Having a “private cloud” deployed in an organization is far more common than it used to be a year or two years ago, when no one even knew what exactly this term meant. Or even more, we can say that you probably have already implemented a “private cloud” in your environment and you haven't noticed. The term “private cloud” is used to name a set of resources (hardware and software), that are delivered as a service over the network (if the network is the Internet, we call this a “public cloud”). The key aspect in this definition is the “as a service” section, since having these resources provided in this way we can guarantee agility, scalability, and reliability, among other benefits. To achieve and gain these benefits within our own “private clouds” (for example, our business application contained in two tiers, web and database servers), we must understand that several of our well-known processes for managing these services must change, including the patch management.


So, how do we apply system patches in a service that must be online almost “anywhere” and “anytime”? There are basically two approaches:

  1. Patching in-place.
  2. Re-building tiers with new updates.

Patching in-place

This is what we already know about applying system patches, updating the systems in the machines used to provide the service. But this doesn’t mean that we shouldn’t test the updates we are about to release; by definition itself of a “private cloud”, these services must have a proper stage for validating the maintenance process. To get a few best practices in this scenario, please refer to  a previous article of mine: “Patching Best Practices: Patch Scheduling

Re-building tiers with new updates

Also the definition of a “private cloud” tries to force us to de-couple the services/platforms provided from hardware and even operating systems. This definition will also demand to have some kind of “portability” in our systems, requiring for example to have automated and fast ways to deploy our entire service into a new set of machines. This process for “re-building tiers” will represent the way from which, by using an automated workflow ideally, we can replace the “out-of-date” OS used by the service with the “updated” OS without requiring any downtime. Automation is another key term for this approach. If we are planning to quickly replace operating systems, we need to have processes and tools that can give us these features and maintain availability of our systems. Microsoft provides a set of tools and platforms we can evaluate to accomplish this, starting with System Center Virtual Machine Manager 2012 (SCVMM).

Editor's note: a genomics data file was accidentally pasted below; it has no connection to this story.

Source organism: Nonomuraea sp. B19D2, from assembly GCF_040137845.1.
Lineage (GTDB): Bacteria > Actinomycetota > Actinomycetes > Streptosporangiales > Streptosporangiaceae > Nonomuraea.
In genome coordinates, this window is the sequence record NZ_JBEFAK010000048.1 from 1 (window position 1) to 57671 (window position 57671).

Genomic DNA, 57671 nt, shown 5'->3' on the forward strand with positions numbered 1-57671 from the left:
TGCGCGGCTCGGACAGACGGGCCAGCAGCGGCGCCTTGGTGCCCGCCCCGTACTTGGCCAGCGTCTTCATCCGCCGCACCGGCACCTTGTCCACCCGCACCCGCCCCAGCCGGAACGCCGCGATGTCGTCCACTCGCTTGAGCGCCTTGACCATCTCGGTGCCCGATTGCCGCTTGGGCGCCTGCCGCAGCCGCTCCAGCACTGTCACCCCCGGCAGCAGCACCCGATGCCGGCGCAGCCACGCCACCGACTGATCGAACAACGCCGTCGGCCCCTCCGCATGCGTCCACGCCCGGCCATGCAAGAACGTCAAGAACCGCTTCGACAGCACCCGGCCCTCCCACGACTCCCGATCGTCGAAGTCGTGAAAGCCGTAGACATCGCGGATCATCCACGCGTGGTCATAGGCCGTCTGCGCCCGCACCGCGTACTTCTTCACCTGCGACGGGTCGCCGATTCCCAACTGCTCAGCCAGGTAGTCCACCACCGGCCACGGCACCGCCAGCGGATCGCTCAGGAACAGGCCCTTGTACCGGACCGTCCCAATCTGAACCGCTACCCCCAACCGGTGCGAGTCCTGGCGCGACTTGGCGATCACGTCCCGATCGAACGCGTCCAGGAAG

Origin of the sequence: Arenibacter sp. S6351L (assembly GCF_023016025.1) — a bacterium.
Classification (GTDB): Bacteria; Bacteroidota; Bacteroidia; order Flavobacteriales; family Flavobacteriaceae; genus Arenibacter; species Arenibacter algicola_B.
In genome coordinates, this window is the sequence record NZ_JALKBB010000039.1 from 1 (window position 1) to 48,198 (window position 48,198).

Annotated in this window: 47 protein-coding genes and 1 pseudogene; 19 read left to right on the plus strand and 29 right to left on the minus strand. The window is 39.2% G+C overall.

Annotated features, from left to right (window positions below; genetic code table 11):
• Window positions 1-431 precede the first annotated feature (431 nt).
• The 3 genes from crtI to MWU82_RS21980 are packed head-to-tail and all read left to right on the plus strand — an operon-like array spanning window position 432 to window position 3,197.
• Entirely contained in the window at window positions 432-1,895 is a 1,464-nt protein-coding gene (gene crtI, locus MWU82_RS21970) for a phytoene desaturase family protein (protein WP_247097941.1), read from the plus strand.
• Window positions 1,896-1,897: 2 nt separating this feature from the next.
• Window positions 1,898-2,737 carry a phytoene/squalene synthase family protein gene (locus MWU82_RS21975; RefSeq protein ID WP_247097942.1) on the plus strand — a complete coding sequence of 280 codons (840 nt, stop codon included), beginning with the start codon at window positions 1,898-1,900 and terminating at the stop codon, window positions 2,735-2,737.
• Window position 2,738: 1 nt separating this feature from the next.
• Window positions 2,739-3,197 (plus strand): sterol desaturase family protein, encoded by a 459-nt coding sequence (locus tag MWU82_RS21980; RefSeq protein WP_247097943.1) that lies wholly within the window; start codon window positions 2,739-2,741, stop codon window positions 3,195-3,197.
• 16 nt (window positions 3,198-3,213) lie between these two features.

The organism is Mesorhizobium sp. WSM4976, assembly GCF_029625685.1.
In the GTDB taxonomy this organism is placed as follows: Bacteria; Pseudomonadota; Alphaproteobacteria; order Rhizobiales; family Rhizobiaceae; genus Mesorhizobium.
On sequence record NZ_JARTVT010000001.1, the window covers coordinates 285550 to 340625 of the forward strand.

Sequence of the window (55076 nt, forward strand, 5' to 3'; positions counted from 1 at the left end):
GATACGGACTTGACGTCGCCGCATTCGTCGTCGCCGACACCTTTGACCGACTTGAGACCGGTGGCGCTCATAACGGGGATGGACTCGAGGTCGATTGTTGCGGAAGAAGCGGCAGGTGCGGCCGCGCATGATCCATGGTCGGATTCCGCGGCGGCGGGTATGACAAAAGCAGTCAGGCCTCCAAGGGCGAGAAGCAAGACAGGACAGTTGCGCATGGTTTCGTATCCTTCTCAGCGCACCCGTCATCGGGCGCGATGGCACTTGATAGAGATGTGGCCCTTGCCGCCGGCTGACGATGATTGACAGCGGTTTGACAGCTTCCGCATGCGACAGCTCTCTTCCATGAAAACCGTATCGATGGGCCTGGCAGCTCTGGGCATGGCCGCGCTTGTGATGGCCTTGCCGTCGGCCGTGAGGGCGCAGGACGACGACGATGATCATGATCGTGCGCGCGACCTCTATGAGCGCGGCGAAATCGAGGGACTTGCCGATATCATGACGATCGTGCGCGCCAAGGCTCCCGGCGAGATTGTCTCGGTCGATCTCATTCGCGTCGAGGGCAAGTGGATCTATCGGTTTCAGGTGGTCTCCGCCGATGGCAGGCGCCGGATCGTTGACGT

SCVMM 2012 and Service Templates

SCVMM 2012 includes the use of “Service Templates” as the ability to group a set of Virtual Machines that are configured with several components, including applications, and that can be treated as one. The use of Services can have several scenarios where we can gain efficiency if we integrate it with SCVMM, one example is that we can scale-up our services dynamically whenever it is needed: we can add/remove virtual machines to support the load necessary for our business application without requiring re-defining the architecture or causing downtimes. 

Generating the Workflow with System Center suite

Besides the “Service Template” concept in SCVMM, Microsoft is seeking to provide an entire solution for this scenario of re-building the tiers with new updates. Microsoft calls it "Automated Fabric Patching for the Private Cloud". To achieve a full automation of this process, it actually requires the use of several MS technologies:

  • Hyper-V (virtualization platform)
  • System Center Operations Manager - for monitoring the environment
  • System Center Service Manager - for generating the process for updating the "private cloud" (named "fabric" in this case)
  • System Center Orchestrator - for connecting the dots and generating the automation workflow


Getting in the detailed description of this workflow, the “Automated Fabric Patching” works this way:

  • Add updates to baseline
  • Baseline add to host cluster
  • Run a compliance scan
  • Start remediation
    • Start maintenance mode
      • Move from HA VMs using live migration
      • Break mode in failover cluster
    • Install Windows updates
    • Restart the computer
    • Run a compliance scan
    • Stop maintenance mode

To get more information about this, take a look at this article: “Automated Fabric Patching for the Private Cloud”.

The Missing Approach: Virtualizing Server Applications

I have a big expertise in virtualizing applications and specifically using Microsoft App-V. The latest version of SCVMM includes the platform for “Server App-V”, which is the technology use to “encapsulate” server applications (like a MySQL engine) into one “bubble” and convert it to a portable service. Having this portability we can easily move around different OS without requiring downtime.

So far, Server App-V does not have full support with several server applications, but Microsoft is expecting to include more and more suitable platforms to be virtualized. For more information, please visit this article of mine: “A Quick Glance to Server App-V and Sequencing Server Applications